Category Archives: 3DS

Jake Hunter Detective Story: Ghost of the Dusk Review – 3DS

Jake Hunter: Ghost of the Dusk is a detective game focused on several stories. There are also several side stories that you can unlock by inputting passwords. The game is centered around the titular Jake Hunter, who you control to find clues and solve crimes. The gameplay itself is minimal and directed by prompts, similar to other crime games like the Phoenix Wright series. For instance, in the first scene of the first story you have to interrogate a man who went to a house and saw a dead body. You gather this information from him by using three separate prompts: examine, speak, and move.

During crimes there is a fourth prompt, think, in which you put together clues to form information. This does end up making the player feel limited with their options. Later on you get to “search” where you use the stylus or d-pad to investigate objects within a space or a dead body. This ends up providing some more freedom to investigate, improving the gameplay slightly, and increasing the feeling of player freedom.

The answers you get are also linear, as certain things have to be done before even speaking on occasion. For example, you cannot talk to the man until you examine him first and you cannot leave before hearing his full story. This makes most of the game trial-and error. There is also no real way to fail, as the story is already set out, which may disappoint some who enjoy genuine consequences to actions.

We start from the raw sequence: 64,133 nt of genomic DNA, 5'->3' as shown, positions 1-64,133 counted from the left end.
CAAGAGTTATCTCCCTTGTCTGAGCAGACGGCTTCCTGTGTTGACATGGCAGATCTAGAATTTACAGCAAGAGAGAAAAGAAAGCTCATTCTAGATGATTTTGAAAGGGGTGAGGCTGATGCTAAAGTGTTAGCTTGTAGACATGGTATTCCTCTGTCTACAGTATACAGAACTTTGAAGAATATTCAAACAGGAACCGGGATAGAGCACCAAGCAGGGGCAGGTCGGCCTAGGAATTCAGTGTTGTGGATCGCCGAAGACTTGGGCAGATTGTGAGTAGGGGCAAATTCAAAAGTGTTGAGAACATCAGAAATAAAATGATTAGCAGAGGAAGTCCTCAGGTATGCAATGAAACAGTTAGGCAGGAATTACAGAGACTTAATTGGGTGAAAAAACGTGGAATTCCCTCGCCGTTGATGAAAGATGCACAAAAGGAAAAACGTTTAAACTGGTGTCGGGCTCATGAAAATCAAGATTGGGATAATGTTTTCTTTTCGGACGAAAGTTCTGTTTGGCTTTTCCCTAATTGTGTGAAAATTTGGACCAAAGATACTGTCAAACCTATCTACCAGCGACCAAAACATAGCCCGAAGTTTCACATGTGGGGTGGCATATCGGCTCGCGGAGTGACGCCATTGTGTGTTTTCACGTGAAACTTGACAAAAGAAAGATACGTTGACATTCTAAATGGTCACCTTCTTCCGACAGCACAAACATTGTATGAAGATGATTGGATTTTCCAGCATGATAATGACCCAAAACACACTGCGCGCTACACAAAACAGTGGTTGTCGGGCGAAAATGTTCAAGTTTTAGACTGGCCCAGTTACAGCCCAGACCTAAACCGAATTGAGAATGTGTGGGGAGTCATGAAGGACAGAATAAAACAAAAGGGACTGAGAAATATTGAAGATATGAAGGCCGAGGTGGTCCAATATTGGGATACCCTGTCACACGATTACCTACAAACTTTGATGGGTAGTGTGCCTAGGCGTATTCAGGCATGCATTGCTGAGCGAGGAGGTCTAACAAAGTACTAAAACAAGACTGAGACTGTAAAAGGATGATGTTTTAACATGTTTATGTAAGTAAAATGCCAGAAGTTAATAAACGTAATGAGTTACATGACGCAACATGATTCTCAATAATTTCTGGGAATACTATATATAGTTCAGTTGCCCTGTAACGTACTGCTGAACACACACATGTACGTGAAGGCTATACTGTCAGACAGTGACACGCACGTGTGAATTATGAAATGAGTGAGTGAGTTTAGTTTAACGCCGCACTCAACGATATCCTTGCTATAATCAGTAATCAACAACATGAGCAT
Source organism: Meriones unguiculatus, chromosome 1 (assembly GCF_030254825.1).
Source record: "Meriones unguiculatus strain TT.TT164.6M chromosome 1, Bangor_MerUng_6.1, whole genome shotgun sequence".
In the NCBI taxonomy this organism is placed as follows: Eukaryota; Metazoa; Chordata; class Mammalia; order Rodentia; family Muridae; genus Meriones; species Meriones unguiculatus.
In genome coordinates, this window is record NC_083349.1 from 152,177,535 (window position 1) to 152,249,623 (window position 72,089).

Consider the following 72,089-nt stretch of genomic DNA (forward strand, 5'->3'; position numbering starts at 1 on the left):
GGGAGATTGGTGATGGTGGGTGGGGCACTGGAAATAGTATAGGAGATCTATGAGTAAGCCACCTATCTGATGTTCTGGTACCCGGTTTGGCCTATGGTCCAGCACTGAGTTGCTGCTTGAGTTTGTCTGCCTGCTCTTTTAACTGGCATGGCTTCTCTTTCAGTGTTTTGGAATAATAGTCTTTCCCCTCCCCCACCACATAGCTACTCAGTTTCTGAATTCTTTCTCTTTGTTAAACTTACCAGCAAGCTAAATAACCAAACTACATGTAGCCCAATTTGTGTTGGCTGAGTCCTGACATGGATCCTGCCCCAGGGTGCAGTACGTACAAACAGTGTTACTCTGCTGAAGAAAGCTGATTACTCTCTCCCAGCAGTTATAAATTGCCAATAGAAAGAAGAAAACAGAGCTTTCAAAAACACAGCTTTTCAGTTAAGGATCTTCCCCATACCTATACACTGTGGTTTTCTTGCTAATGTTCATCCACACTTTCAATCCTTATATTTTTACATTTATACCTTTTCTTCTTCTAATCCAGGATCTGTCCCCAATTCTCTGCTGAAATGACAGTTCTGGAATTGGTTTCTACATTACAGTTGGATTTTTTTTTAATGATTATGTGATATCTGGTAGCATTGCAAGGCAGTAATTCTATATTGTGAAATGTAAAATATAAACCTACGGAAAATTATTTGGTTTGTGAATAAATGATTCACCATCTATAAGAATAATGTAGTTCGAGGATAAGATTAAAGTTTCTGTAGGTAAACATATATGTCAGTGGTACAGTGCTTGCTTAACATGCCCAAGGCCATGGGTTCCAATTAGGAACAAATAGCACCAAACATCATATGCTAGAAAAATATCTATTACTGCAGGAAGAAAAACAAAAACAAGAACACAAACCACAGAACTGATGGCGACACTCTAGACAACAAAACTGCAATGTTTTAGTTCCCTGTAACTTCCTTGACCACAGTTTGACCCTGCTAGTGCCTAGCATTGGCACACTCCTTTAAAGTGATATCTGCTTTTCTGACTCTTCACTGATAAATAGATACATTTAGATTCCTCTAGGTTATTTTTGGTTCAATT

This also means that the replay value is next to none, as the game’s only real hook is putting together the pieces of the predetermined mystery. The stories are well crafted though, and searching for the clues themselves can give the player a fair amount of enjoyment. Players will be engaged throughout the entire investigation process. Jake’s commentary on the clues was well written and descriptive, and never felt too drawn out. The crimes never were boring, and could be extremely interesting at their best and decent enough at their worst.

The game has great music overall. The tracks for investigations were especially good at conveying an atmosphere of mystery and dread, accomplishing their job decently well. The sound effects were also good and never really got annoying. Jake Hunter also has some really well drawn cinematics on occasion, the best ones are usually found at the beginning of the story. They do an amazing job of building the mysteries and peaking the player’s interest in the crime to come. The characters also have art that goes along with their dialogue boxes and does a good job at conveying the characters.